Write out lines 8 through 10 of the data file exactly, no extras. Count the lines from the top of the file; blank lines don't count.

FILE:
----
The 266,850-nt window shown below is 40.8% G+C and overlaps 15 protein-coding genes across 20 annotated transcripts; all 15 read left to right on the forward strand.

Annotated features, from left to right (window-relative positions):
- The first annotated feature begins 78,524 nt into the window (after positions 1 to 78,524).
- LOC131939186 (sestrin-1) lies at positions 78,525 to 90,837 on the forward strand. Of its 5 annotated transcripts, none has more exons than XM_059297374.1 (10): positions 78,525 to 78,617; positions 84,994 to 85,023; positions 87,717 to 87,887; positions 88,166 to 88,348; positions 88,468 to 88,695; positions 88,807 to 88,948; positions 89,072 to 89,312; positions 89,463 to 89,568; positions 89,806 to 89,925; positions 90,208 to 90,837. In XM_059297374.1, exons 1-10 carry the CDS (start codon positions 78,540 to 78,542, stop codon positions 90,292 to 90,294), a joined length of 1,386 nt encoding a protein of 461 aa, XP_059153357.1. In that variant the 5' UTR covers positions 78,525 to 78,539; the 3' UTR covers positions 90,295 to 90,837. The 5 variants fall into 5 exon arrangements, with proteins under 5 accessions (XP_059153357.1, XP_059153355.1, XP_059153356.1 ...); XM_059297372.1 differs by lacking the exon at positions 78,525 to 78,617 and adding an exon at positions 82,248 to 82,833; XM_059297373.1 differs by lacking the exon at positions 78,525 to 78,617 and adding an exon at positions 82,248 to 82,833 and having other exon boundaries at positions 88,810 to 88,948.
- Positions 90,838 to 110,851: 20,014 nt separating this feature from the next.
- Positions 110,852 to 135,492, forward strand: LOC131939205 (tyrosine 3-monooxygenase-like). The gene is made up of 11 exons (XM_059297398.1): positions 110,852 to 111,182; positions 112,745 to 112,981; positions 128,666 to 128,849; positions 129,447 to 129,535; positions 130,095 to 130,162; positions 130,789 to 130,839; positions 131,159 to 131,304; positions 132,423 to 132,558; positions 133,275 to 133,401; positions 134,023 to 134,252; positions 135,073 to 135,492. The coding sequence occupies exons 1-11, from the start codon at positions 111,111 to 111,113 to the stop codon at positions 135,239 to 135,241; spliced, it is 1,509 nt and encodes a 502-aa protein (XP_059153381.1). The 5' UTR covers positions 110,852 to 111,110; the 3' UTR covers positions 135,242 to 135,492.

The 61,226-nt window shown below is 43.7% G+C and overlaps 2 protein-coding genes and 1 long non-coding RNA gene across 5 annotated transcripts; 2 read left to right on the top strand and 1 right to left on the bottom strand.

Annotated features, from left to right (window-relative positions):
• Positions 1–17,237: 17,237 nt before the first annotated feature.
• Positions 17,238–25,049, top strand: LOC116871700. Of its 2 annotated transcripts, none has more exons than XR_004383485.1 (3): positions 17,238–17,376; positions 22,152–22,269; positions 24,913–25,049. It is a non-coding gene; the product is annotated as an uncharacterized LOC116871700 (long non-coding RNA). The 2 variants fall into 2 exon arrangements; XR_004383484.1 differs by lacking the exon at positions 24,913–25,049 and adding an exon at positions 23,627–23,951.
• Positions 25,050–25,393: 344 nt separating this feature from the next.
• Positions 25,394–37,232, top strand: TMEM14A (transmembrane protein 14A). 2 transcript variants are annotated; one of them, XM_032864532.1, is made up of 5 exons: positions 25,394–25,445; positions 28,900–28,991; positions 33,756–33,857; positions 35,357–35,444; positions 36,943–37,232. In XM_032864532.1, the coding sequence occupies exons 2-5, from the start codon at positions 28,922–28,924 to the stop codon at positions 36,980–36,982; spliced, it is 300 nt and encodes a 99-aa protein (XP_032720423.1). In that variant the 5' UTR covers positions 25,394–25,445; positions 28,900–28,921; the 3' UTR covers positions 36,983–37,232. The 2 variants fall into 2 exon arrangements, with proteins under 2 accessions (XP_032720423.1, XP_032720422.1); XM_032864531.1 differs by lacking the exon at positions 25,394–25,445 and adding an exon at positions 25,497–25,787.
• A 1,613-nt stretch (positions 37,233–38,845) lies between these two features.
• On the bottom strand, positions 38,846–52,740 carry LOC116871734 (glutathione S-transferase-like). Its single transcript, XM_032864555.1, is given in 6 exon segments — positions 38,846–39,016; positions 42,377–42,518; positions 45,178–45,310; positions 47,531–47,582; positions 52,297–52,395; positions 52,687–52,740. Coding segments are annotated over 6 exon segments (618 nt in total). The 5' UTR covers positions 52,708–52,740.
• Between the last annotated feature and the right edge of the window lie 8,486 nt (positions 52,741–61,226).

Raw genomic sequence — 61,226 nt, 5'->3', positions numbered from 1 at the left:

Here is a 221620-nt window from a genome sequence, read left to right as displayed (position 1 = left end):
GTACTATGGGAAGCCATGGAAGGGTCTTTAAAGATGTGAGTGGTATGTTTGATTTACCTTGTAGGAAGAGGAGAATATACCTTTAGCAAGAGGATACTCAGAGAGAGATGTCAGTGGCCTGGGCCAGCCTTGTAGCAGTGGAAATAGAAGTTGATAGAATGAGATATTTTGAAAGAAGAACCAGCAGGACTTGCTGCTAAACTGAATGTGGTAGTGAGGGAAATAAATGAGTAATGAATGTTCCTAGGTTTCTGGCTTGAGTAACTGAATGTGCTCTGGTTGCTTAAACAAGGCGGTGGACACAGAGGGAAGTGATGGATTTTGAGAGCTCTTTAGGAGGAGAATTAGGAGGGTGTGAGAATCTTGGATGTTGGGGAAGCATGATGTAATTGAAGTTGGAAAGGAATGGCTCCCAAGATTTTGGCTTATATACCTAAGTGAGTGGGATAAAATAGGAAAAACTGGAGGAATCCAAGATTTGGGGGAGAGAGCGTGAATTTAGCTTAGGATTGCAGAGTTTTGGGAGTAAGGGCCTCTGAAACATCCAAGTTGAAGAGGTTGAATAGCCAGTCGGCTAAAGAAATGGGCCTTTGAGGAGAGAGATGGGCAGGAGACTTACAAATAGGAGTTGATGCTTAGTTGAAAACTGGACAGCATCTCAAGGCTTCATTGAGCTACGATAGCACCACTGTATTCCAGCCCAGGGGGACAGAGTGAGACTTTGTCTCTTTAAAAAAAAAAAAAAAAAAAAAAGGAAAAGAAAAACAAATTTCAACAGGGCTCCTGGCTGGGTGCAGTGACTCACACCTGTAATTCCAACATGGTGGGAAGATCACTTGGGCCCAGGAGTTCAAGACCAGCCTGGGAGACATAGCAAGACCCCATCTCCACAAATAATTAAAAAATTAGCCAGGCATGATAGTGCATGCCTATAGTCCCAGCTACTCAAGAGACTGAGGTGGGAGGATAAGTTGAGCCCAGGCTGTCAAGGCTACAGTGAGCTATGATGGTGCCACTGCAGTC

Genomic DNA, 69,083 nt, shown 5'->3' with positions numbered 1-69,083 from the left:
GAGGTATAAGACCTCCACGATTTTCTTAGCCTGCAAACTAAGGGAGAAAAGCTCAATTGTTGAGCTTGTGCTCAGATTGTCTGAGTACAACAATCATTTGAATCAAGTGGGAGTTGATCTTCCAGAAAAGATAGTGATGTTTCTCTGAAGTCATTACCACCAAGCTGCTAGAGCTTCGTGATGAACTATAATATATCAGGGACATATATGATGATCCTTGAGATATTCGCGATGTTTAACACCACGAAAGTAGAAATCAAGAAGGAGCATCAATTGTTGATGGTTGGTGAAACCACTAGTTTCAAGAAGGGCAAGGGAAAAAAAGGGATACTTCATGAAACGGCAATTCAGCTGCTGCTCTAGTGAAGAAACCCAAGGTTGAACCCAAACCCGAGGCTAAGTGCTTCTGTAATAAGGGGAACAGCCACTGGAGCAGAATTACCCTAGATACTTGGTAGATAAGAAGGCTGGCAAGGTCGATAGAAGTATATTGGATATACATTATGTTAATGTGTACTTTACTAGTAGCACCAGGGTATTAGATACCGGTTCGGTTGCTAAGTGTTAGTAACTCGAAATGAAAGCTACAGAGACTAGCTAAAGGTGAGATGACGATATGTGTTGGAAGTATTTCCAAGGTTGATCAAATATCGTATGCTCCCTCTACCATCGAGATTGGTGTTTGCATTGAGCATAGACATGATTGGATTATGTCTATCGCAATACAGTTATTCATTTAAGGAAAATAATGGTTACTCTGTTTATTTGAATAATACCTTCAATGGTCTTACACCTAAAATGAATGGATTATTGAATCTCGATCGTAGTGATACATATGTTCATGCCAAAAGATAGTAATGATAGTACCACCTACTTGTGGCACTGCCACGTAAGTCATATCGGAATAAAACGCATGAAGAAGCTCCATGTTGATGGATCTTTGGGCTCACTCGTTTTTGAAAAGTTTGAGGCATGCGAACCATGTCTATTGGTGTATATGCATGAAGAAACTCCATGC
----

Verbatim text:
Annotated features, from left to right (window-relative positions):
• Positions 1–17,237: 17,237 nt before the first annotated feature.
• Positions 17,238–25,049, top strand: LOC116871700. Of its 2 annotated transcripts, none has more exons than XR_004383485.1 (3): positions 17,238–17,376; positions 22,152–22,269; positions 24,913–25,049. It is a non-coding gene; the product is annotated as an uncharacterized LOC116871700 (long non-coding RNA). The 2 variants fall into 2 exon arrangements; XR_004383484.1 differs by lacking the exon at positions 24,913–25,049 and adding an exon at positions 23,627–23,951.